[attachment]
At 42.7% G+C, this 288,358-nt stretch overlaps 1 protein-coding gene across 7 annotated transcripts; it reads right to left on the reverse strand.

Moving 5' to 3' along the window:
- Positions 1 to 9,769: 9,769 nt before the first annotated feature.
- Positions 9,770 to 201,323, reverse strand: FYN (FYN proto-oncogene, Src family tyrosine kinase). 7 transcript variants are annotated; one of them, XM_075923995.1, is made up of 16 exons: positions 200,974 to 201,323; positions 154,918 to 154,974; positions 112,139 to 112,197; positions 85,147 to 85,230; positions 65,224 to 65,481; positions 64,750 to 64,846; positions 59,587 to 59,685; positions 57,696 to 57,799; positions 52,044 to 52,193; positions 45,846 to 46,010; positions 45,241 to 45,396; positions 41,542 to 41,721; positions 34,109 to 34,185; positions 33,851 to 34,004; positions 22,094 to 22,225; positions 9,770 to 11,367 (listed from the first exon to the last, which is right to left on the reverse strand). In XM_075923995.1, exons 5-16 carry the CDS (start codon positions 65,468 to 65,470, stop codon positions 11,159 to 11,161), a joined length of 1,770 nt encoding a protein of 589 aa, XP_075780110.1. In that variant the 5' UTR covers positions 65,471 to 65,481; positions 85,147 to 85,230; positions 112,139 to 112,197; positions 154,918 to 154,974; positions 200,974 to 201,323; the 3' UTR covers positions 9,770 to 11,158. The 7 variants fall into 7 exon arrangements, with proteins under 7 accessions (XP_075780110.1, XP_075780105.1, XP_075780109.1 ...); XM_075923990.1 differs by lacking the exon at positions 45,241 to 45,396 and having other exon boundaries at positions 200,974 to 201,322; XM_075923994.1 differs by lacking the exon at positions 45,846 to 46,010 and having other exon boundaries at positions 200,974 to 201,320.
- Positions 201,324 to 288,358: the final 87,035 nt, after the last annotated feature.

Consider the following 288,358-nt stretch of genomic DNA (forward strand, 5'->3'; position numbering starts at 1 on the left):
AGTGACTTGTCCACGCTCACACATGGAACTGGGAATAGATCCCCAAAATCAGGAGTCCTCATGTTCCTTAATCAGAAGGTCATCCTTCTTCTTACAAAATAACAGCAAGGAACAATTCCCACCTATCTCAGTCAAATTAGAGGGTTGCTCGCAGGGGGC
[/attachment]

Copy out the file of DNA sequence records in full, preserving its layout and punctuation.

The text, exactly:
At 42.7% G+C, this 288,358-nt stretch overlaps 1 protein-coding gene across 7 annotated transcripts; it reads right to left on the reverse strand.

Moving 5' to 3' along the window:
- Positions 1 to 9,769: 9,769 nt before the first annotated feature.
- Positions 9,770 to 201,323, reverse strand: FYN (FYN proto-oncogene, Src family tyrosine kinase). 7 transcript variants are annotated; one of them, XM_075923995.1, is made up of 16 exons: positions 200,974 to 201,323; positions 154,918 to 154,974; positions 112,139 to 112,197; positions 85,147 to 85,230; positions 65,224 to 65,481; positions 64,750 to 64,846; positions 59,587 to 59,685; positions 57,696 to 57,799; positions 52,044 to 52,193; positions 45,846 to 46,010; positions 45,241 to 45,396; positions 41,542 to 41,721; positions 34,109 to 34,185; positions 33,851 to 34,004; positions 22,094 to 22,225; positions 9,770 to 11,367 (listed from the first exon to the last, which is right to left on the reverse strand). In XM_075923995.1, exons 5-16 carry the CDS (start codon positions 65,468 to 65,470, stop codon positions 11,159 to 11,161), a joined length of 1,770 nt encoding a protein of 589 aa, XP_075780110.1. In that variant the 5' UTR covers positions 65,471 to 65,481; positions 85,147 to 85,230; positions 112,139 to 112,197; positions 154,918 to 154,974; positions 200,974 to 201,323; the 3' UTR covers positions 9,770 to 11,158. The 7 variants fall into 7 exon arrangements, with proteins under 7 accessions (XP_075780110.1, XP_075780105.1, XP_075780109.1 ...); XM_075923990.1 differs by lacking the exon at positions 45,241 to 45,396 and having other exon boundaries at positions 200,974 to 201,322; XM_075923994.1 differs by lacking the exon at positions 45,846 to 46,010 and having other exon boundaries at positions 200,974 to 201,320.
- Positions 201,324 to 288,358: the final 87,035 nt, after the last annotated feature.

Consider the following 288,358-nt stretch of genomic DNA (forward strand, 5'->3'; position numbering starts at 1 on the left):
AGTGACTTGTCCACGCTCACACATGGAACTGGGAATAGATCCCCAAAATCAGGAGTCCTCATGTTCCTTAATCAGAAGGTCATCCTTCTTCTTACAAAATAACAGCAAGGAACAATTCCCACCTATCTCAGTCAAATTAGAGGGTTGCTCGCAGGGGGC